Following on from an initial dalliance last year, venerable carpet makers Tai Ping and Hong Kong-based designer André Fu have reprised their joint efforts once again – this time with a fully fledged collection that captures urban silhouettes and scenes of the city in carpet form. Entitled ‘Scenematic’, the 13-strong collection is not only strikingly contemporary, but also marks the use of multiple production techniques – a first for Tai Ping.
Nine of the designs feature silk, lurex, felted and semi-worsted wool and Tai Ping’s durable technical yarn, glosilk thread, which have been hand-tufted by the house’s artisans in Xiamen. The other four styles are made from silk, wool, linen and mohair, cashmere and Matka silk, and have been knotted by hand in Nepal using traditional Nepalese and Tibetan techniques. The result is a dynamic and modern collection that still displays exquisite hand-craftsmanship and undeniable refinement.
‘The collection is not about any one single element of a particular city,’ explains Fu. ‘Instead, it represents the very sensual and subliminal cinematographic experience that comes from being immersed in the geometries, light, and reflections of an urban landscape – whether it be Paris, London, Tokyo or Hong Kong – at different times from dusk to dawn. The collection really embraces a flâneur-like interpretation of our urban life - it evokes memories of cities through the use of pattern, textures and materials to express fleeting impressions and images.’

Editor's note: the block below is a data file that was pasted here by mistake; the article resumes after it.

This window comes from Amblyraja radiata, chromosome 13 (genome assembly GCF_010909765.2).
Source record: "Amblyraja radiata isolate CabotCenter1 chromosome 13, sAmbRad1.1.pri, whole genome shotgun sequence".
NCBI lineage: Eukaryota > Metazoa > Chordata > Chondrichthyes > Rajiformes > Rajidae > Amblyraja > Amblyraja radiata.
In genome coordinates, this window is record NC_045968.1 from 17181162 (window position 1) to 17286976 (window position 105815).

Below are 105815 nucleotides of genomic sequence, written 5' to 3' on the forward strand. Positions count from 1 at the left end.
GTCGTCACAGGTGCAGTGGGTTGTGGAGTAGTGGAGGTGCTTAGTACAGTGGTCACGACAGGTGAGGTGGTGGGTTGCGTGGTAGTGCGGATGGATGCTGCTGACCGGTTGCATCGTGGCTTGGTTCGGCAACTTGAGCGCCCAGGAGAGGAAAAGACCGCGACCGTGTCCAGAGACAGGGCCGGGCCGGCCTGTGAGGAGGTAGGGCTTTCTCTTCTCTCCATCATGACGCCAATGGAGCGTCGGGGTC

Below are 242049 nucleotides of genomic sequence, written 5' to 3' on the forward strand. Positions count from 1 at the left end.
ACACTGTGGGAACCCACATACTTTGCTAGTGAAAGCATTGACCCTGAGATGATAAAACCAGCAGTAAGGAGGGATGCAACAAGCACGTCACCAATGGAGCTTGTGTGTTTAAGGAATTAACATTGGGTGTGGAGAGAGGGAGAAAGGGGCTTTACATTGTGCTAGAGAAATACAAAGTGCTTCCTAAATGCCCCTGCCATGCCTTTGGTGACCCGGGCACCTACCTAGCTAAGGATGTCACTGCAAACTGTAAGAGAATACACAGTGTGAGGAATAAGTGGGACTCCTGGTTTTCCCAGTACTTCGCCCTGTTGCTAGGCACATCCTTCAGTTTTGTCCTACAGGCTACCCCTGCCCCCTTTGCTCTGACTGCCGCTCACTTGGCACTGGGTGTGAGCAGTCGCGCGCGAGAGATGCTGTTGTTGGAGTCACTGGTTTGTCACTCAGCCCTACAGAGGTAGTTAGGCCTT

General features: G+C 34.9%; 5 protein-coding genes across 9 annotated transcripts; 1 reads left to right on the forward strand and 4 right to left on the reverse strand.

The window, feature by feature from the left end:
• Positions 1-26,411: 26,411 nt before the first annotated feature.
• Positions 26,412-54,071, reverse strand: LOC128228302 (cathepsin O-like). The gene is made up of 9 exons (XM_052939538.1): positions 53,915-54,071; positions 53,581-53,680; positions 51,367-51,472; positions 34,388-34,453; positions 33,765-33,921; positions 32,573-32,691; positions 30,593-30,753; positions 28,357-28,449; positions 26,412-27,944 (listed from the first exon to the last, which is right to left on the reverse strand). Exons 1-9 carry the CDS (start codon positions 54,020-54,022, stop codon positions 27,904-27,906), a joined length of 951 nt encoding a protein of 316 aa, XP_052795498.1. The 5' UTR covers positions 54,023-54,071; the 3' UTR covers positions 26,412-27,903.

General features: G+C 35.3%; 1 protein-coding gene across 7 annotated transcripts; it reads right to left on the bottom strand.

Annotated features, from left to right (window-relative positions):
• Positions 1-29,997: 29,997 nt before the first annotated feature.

Line Dance II from 'Scenematic'' range by Andre Fu for Tai Ping
Divided into three colour stories, the collection ranges from delicate pastels to earthy and smouldering shades and moodier, nocturnal tones – mimicking the different times of day. The geometrically charged designs depict glimpses of a city that are then distilled into its most abstract form. The collection successfully captures all the romantic nuances of living in a big city; from pixelated forms evoking fleeting reflections and glimpses of a metropolis, to more photographic city scenes, and a series of highly textured, painterly landscapes.
‘This is one of the most complex and nuanced contemporary collections we’ve ever worked on. It’s a wonderful celebration of our heritage, taking Tai Ping back to our roots which were originally anchored in intricate hand-knotted techniques and that have evolved over time into hand-tuft designs,’ explains Tai Ping’s global creative director Jean-Pierre Tortil. ‘Each hand-made process delivers a distinctly different experience of the cinematic quality of urban memories.’